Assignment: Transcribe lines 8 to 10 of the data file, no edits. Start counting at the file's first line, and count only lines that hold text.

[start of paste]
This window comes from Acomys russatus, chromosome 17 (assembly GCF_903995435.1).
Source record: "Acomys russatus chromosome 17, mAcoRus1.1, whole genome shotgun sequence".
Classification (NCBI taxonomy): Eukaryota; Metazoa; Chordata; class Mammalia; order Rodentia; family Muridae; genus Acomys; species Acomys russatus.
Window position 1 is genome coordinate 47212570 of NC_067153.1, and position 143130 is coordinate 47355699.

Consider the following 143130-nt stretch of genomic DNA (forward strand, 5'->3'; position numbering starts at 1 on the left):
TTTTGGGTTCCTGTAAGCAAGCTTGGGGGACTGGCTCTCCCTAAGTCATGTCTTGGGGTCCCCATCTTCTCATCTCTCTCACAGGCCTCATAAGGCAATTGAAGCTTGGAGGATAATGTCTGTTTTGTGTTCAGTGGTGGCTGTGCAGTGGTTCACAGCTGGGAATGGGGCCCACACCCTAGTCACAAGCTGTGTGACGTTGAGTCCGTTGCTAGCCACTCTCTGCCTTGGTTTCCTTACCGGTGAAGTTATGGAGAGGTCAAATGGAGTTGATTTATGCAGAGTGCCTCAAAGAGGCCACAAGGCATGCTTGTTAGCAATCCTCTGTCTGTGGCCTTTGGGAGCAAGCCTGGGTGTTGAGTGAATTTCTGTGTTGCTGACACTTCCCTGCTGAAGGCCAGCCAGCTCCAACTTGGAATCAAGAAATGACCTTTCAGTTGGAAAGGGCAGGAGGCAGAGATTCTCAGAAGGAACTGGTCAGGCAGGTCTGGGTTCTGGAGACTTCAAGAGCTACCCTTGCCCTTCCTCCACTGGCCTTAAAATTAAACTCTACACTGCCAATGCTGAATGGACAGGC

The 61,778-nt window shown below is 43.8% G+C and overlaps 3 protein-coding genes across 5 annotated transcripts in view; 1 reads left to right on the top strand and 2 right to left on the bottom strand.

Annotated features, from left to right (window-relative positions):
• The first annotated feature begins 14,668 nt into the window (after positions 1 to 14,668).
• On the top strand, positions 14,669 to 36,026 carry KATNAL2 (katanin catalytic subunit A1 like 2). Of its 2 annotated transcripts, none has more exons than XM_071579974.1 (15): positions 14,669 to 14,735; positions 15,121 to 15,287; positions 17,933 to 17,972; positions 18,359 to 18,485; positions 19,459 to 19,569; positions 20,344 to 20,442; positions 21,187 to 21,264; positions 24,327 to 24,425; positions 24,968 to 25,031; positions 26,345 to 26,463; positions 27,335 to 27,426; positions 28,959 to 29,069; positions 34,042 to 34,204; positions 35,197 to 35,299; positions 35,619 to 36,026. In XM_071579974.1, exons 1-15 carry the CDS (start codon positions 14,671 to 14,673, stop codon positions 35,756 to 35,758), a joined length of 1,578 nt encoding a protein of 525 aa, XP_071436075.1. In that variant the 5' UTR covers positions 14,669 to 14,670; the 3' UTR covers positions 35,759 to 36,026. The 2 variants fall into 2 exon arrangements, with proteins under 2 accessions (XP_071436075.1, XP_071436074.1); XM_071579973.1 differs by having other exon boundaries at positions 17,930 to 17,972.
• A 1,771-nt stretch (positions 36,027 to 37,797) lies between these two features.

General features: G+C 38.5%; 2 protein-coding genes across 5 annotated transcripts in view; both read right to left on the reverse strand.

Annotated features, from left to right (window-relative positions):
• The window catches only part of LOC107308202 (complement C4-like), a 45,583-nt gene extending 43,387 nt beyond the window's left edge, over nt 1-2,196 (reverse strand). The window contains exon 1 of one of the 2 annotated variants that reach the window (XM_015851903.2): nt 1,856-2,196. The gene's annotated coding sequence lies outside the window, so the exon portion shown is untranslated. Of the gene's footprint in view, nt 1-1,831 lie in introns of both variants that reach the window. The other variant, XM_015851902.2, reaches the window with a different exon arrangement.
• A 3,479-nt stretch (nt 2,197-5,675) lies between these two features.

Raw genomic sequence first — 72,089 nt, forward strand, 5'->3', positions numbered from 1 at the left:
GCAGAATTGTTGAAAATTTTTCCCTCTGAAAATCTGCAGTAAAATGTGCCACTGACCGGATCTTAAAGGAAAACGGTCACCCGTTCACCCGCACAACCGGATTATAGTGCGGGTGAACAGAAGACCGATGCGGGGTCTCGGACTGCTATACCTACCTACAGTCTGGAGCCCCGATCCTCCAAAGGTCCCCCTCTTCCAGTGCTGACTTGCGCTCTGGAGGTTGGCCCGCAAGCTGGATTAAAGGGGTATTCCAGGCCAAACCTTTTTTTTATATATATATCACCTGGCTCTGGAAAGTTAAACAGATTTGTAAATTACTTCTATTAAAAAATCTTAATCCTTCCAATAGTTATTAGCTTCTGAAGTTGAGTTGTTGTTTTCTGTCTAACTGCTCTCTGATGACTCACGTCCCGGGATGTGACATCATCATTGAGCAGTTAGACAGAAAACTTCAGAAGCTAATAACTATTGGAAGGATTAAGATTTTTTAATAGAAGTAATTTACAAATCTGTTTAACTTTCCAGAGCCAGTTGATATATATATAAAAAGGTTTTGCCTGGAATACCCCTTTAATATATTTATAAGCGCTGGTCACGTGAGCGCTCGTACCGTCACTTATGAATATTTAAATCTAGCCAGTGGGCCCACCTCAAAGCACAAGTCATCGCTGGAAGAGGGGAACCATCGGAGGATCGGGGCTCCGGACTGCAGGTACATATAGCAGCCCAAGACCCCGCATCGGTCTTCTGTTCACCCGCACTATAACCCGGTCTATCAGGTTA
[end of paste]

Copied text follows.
Annotated features, from left to right (window-relative positions):
• The first annotated feature begins 14,668 nt into the window (after positions 1 to 14,668).
• On the top strand, positions 14,669 to 36,026 carry KATNAL2 (katanin catalytic subunit A1 like 2). Of its 2 annotated transcripts, none has more exons than XM_071579974.1 (15): positions 14,669 to 14,735; positions 15,121 to 15,287; positions 17,933 to 17,972; positions 18,359 to 18,485; positions 19,459 to 19,569; positions 20,344 to 20,442; positions 21,187 to 21,264; positions 24,327 to 24,425; positions 24,968 to 25,031; positions 26,345 to 26,463; positions 27,335 to 27,426; positions 28,959 to 29,069; positions 34,042 to 34,204; positions 35,197 to 35,299; positions 35,619 to 36,026. In XM_071579974.1, exons 1-15 carry the CDS (start codon positions 14,671 to 14,673, stop codon positions 35,756 to 35,758), a joined length of 1,578 nt encoding a protein of 525 aa, XP_071436075.1. In that variant the 5' UTR covers positions 14,669 to 14,670; the 3' UTR covers positions 35,759 to 36,026. The 2 variants fall into 2 exon arrangements, with proteins under 2 accessions (XP_071436075.1, XP_071436074.1); XM_071579973.1 differs by having other exon boundaries at positions 17,930 to 17,972.